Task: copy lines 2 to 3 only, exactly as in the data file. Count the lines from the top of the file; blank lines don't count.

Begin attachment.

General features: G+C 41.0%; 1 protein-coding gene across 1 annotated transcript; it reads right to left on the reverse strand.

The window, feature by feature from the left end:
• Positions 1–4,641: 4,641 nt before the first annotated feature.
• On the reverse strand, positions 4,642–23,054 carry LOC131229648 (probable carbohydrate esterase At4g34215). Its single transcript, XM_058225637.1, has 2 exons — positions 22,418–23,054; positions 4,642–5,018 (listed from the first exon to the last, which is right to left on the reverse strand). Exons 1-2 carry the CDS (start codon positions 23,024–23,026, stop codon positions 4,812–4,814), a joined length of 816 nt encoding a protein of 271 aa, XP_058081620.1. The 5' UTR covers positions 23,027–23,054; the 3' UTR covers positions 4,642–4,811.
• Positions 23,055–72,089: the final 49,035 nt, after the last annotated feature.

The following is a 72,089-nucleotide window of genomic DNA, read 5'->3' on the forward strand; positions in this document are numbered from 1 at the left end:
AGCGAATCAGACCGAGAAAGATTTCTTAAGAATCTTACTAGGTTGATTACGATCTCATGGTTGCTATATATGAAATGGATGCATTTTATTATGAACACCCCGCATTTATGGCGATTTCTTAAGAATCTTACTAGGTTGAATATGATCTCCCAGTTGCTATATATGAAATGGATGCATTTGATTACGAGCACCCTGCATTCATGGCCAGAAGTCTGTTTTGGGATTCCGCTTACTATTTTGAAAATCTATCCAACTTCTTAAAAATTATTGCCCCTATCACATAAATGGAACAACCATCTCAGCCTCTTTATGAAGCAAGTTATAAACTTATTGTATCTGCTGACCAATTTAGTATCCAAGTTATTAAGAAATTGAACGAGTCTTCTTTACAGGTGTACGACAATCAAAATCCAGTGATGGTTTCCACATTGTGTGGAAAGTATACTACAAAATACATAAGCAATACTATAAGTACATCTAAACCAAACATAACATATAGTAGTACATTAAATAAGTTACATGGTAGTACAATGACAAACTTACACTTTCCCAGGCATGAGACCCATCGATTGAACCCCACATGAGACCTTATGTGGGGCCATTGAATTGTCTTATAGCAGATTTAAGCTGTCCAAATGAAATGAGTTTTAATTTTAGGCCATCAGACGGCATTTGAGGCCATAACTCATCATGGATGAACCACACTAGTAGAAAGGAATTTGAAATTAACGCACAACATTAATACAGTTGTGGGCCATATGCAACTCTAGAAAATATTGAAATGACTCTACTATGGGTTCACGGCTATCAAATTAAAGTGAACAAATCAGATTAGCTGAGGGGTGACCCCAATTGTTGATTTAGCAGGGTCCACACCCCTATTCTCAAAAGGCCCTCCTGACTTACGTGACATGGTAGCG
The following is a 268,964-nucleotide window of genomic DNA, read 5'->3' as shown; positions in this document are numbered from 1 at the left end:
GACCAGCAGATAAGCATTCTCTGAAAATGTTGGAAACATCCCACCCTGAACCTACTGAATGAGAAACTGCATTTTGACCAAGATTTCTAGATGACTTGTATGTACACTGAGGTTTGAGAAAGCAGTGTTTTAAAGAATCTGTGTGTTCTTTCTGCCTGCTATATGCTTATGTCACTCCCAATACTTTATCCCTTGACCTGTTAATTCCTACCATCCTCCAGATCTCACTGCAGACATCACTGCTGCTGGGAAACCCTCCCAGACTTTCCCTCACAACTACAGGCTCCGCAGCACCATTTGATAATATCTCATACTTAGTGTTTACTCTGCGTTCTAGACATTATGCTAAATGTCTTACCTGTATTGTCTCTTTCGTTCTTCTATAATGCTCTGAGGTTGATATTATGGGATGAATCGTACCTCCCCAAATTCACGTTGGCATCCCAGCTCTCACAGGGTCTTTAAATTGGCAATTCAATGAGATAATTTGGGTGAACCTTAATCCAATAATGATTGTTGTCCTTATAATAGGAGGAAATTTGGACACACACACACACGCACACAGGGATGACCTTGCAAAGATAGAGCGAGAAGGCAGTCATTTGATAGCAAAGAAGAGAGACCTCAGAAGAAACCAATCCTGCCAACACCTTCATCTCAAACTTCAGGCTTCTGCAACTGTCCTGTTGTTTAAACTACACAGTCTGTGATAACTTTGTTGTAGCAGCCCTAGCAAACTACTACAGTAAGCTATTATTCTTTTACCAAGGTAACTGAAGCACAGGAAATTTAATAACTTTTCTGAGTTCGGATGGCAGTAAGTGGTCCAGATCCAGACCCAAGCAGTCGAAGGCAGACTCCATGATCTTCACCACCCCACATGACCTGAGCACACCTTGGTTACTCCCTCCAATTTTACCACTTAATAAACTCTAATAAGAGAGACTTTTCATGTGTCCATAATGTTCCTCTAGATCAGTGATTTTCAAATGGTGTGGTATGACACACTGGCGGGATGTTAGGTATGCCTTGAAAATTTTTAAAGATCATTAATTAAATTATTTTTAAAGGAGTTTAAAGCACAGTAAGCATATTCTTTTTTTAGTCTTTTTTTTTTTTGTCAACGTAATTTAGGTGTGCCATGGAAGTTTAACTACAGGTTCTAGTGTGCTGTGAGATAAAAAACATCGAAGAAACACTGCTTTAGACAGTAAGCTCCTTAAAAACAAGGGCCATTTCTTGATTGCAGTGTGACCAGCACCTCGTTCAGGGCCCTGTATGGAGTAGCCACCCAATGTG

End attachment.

The window, feature by feature from the left end:
• Positions 1–4,641: 4,641 nt before the first annotated feature.